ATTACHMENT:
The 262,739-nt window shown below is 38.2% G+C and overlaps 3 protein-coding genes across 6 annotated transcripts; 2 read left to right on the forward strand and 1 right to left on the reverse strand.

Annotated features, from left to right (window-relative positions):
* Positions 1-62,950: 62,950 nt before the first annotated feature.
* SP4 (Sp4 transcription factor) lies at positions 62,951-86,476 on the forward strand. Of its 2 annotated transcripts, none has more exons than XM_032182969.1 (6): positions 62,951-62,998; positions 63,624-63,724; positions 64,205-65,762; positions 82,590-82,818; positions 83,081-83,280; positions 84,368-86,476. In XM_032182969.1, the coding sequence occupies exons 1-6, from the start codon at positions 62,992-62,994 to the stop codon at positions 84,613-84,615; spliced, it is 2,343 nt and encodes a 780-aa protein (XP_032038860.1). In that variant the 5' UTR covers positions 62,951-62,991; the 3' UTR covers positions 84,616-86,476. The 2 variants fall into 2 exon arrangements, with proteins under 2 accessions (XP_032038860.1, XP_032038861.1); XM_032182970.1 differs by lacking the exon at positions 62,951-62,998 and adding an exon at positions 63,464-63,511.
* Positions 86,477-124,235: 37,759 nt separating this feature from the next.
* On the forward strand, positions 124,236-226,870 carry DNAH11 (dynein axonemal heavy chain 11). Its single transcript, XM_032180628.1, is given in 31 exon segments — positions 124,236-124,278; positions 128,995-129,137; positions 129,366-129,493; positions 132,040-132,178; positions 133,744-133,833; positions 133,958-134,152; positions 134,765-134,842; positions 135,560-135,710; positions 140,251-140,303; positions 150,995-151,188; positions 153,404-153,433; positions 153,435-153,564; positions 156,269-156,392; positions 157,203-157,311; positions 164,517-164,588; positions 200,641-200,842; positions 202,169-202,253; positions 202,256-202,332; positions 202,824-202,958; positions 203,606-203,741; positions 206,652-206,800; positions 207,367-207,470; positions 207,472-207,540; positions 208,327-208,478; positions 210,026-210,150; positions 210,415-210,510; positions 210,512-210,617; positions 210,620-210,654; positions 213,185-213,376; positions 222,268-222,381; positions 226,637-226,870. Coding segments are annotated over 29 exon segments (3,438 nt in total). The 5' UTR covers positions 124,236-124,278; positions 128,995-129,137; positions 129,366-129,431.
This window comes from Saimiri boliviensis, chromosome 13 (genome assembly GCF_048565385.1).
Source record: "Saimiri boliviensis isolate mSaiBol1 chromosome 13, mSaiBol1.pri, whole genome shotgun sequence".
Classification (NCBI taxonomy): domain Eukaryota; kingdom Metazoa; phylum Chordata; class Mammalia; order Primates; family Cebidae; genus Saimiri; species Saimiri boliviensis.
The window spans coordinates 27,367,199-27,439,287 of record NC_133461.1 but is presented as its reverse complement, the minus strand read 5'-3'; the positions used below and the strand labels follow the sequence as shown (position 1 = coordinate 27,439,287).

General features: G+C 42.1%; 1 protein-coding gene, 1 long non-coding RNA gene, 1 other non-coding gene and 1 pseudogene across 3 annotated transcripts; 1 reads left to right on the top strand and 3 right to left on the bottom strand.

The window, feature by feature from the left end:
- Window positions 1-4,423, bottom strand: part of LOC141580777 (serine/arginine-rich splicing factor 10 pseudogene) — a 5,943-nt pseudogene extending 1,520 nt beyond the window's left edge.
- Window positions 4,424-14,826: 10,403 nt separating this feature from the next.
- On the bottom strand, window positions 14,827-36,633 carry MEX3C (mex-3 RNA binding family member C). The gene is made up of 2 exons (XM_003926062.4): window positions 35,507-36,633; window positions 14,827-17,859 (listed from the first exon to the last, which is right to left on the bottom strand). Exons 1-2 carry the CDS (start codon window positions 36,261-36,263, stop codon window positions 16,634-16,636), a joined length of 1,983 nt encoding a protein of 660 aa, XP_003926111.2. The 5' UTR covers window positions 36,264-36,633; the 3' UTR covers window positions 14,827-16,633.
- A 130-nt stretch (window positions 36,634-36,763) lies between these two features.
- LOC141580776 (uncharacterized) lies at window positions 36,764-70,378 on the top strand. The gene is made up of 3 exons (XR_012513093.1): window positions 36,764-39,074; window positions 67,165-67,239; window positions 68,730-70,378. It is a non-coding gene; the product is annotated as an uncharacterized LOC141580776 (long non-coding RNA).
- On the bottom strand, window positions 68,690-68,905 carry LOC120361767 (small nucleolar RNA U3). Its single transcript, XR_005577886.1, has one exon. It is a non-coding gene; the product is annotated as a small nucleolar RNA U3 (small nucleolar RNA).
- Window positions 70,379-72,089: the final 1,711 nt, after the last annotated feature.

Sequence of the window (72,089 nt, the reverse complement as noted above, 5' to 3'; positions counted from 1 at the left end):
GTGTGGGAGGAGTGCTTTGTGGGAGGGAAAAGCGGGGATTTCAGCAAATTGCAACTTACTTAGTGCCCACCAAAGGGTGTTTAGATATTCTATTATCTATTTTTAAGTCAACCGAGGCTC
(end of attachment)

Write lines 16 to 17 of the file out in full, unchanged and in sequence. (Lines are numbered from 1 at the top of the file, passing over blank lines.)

- A 130-nt stretch (window positions 36,634-36,763) lies between these two features.
- LOC141580776 (uncharacterized) lies at window positions 36,764-70,378 on the top strand. The gene is made up of 3 exons (XR_012513093.1): window positions 36,764-39,074; window positions 67,165-67,239; window positions 68,730-70,378. It is a non-coding gene; the product is annotated as an uncharacterized LOC141580776 (long non-coding RNA).